If you’re trying to lose weight or just feel better, you may have stumbled across the alkaline diet, a new way of eating generating some buzz. Attracting celebrity fans including Victoria Beckham, Gwyneth Paltrow and Jennifer Aniston, is this diet right for you?
Although it’s only just becoming newsworthy, the alkaline diet has been around since the 19th century when a French biologist (Claude Bernard) discovered that changing the diet of rabbits from herbivore (mainly plant) to carnivore (mainly meat) turned their urine from more alkaline to more acid. The theory behind the alkaline diet is to eat foods that optimize your pH balance to a level of slight alkalinity (7.35-7.45). Alkaline diet gurus believe that an alkaline diet puts less stress on the body’s natural homeostatic mechanisms and that this is essential to good health. If followed correctly, proponents claim it can help improve energy levels and memory, headaches, bloating, heart disease, muscle pain and insomnia. Some advocates also believe that it can prevent and cure cancer.
To put the alkaline diet into practice, you will have to avoid meat, dairy, sugar, caffeine, alcohol, grains and processed foods. Focus on eating nuts, seeds, fresh fruits and vegetables such as edamame, artichokes, broccoli, almonds, coconut oil, and kale. The ultimate goal is to eat 70 per cent alkaline foods and 30 per cent acid foods, meaning you can still have a little of the “bad” stuff such as pasta and rice, although things can get slightly complicated.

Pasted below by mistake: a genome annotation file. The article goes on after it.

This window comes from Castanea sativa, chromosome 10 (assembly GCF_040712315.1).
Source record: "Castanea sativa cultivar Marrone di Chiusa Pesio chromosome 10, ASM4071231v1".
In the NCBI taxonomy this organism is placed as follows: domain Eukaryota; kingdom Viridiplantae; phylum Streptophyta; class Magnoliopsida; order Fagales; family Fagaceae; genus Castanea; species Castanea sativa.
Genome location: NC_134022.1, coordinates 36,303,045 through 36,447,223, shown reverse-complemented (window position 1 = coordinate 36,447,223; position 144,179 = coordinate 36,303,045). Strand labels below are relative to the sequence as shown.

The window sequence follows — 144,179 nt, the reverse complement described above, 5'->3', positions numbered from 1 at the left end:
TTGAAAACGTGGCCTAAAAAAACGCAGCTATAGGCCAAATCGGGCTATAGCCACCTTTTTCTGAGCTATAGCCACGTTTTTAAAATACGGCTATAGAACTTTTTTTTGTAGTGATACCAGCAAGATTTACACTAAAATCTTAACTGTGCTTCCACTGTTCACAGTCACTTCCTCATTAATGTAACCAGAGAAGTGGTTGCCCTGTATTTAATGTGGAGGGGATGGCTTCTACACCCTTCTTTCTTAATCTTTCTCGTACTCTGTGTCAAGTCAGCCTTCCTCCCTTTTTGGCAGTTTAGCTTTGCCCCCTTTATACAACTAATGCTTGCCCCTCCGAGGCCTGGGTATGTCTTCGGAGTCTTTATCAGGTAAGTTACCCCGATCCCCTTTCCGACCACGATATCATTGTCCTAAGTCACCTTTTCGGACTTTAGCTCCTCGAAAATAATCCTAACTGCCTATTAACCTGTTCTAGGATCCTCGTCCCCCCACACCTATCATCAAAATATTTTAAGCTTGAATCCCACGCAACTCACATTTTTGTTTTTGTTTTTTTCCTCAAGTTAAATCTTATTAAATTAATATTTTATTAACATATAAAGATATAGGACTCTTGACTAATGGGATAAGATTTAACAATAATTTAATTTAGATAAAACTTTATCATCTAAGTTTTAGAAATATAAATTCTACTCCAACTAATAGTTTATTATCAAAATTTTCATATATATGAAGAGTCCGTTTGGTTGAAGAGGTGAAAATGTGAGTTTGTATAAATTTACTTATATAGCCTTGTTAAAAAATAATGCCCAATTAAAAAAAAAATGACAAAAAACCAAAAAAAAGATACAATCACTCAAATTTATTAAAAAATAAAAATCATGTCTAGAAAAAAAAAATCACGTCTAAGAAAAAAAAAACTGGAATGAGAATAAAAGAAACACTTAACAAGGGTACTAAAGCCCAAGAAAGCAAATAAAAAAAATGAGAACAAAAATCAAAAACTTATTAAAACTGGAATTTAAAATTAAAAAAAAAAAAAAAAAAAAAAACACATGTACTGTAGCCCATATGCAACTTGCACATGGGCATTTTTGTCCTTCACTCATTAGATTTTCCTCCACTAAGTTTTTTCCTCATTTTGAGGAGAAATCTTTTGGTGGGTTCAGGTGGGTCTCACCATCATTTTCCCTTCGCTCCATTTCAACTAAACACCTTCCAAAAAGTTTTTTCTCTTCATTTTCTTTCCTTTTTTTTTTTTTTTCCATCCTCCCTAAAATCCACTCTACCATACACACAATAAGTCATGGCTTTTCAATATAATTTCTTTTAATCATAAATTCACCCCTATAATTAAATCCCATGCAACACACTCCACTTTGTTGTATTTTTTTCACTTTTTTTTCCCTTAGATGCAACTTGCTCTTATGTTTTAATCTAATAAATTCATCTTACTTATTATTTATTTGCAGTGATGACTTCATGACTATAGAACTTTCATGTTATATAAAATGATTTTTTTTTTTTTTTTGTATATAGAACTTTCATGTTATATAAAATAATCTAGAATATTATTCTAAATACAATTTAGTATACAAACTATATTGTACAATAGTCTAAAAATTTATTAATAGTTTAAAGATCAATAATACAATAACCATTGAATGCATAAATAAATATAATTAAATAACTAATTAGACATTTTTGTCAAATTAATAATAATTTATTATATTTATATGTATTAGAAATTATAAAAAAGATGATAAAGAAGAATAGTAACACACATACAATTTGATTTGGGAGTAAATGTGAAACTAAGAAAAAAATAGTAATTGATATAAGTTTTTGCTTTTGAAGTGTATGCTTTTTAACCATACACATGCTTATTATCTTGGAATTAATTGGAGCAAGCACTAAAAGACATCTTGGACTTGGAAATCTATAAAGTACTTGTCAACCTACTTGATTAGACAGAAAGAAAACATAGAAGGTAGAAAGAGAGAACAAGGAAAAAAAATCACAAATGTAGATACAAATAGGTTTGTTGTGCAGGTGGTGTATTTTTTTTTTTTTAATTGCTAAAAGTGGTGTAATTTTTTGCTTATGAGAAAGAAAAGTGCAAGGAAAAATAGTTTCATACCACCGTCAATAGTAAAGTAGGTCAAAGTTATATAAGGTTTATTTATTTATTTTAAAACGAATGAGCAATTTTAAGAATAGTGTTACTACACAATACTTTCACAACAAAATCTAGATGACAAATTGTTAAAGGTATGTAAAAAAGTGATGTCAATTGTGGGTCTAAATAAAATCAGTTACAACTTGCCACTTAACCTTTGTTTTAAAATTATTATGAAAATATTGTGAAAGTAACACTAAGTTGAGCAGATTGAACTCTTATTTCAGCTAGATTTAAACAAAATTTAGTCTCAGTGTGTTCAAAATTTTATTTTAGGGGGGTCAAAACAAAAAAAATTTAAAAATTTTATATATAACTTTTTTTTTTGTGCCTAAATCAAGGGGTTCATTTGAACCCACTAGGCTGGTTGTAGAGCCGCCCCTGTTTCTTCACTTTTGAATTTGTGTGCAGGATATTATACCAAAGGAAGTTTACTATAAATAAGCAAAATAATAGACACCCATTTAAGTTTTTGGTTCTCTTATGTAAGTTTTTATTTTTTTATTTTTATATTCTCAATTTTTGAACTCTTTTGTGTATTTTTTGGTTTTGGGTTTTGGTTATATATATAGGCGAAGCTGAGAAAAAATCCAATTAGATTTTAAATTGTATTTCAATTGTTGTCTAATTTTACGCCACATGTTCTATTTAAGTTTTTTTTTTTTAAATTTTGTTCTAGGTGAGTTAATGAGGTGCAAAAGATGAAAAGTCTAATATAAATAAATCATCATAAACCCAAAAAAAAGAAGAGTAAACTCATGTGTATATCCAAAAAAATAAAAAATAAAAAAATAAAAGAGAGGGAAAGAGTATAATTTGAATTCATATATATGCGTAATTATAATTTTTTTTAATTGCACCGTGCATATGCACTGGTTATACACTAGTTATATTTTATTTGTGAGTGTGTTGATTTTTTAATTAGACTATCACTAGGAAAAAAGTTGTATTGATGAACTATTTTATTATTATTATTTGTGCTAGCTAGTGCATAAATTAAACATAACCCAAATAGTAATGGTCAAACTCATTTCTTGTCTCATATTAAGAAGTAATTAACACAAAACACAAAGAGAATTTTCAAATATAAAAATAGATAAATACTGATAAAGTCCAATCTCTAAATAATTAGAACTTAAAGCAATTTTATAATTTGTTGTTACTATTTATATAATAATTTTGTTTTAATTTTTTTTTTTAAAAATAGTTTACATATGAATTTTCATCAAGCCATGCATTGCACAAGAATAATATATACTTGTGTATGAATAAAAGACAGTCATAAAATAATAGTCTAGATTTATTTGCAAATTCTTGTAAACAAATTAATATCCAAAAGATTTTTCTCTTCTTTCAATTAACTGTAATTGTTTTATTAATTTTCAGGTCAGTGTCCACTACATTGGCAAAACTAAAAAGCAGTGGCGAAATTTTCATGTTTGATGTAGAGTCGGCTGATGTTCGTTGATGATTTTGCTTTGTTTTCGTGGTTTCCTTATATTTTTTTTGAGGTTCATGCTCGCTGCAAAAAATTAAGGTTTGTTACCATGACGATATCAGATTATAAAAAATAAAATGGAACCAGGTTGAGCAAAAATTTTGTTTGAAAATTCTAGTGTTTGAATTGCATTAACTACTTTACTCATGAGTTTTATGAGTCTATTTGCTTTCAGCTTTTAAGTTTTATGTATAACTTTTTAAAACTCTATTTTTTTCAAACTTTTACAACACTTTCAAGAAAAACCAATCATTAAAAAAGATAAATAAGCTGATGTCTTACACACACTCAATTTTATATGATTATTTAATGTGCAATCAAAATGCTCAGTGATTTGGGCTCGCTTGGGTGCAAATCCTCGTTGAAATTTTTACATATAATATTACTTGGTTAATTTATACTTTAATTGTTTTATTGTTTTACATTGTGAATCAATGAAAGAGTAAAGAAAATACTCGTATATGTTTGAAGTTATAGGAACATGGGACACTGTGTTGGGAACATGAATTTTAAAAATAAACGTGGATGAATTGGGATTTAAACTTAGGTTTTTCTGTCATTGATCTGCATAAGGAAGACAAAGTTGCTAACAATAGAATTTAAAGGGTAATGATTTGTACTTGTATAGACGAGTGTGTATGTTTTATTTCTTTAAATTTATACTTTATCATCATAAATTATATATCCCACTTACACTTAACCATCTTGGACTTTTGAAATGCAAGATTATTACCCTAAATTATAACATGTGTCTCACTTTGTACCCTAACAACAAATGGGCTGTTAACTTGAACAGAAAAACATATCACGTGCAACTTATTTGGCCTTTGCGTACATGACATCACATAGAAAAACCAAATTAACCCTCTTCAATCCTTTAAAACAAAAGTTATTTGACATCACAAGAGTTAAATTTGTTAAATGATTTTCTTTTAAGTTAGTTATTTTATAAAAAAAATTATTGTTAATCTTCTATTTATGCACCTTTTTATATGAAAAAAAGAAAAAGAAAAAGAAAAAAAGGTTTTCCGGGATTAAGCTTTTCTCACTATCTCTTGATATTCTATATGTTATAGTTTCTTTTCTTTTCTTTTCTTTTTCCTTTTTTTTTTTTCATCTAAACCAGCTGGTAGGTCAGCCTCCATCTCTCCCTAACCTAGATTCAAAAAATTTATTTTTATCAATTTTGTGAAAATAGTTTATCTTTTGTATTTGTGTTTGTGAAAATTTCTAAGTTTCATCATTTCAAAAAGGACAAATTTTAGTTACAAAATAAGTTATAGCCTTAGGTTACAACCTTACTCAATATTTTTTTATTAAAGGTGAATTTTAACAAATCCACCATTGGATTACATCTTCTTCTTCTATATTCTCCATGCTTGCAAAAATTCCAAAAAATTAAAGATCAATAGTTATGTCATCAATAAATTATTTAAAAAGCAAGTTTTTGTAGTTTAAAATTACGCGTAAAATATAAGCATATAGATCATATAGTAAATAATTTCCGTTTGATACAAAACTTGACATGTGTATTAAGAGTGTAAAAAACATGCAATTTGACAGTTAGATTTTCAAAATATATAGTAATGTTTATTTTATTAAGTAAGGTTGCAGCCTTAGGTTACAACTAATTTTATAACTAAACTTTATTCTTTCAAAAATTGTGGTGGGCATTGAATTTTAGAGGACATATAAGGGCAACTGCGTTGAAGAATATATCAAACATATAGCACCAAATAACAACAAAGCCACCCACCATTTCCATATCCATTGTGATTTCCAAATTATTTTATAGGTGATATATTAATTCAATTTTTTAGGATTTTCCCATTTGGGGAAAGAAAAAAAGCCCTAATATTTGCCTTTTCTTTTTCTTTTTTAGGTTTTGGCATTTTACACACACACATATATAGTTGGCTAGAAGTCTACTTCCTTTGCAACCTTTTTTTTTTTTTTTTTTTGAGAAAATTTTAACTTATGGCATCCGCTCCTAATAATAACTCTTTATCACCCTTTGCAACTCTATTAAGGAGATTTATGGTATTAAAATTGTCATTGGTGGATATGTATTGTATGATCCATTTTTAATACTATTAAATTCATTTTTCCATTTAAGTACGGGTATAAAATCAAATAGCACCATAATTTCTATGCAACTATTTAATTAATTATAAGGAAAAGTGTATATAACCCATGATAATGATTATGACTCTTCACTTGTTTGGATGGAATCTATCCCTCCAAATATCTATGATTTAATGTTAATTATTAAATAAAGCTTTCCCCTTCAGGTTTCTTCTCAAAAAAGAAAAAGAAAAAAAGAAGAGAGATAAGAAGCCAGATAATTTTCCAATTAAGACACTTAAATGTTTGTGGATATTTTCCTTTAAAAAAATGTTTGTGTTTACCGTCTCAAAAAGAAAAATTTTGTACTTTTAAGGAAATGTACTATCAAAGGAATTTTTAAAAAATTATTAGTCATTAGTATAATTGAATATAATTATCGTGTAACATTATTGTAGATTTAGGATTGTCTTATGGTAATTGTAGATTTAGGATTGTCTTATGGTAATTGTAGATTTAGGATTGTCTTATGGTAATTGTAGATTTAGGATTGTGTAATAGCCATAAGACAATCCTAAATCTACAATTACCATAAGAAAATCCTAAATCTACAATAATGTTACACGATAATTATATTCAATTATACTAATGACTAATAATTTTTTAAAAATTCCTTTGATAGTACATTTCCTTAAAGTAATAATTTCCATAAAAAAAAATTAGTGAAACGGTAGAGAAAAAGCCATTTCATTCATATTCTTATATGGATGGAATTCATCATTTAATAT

The lists of foods aren’t intuitive. For example, lemons and apple cider vinegar, which are acidic in nature, are listed as alkaline, because of how they are metabolized in the body. The way you cook your vegetables, for example, can have an impact. Raw spinach is alkaline, but when you cook it, it becomes acidic. And different versions of alkaline/acidic charts may list the exact same food, such as quinoa, in both categories. The alkaline diet is more a theory than a program, so there isn’t a single accepted structure, which may make it confusing.
What do the experts say?
While it sounds good in theory, experts say that regardless of what we eat, that the body maintains its pH balance regardless of diet. And while there is evidence that an alkaline diet may help prevent the formation of calcium kidney stones, osteoporosis, and age-related muscle wasting, there isn’t any proof that an acid-producing diet would lead to chronic disease.
On the plus side, the alkaline diet is unlikely to cause any harm. Its premise to increase alkalizing foods (such as fruit and vegetables) and reduce the intake of acid foods (such as meat, salt, and refined grains) is pretty much what is considered mainstream healthy eating anyway. If you’re overweight, the diet will probably help you shift some pounds.
What do you think – is it right for you?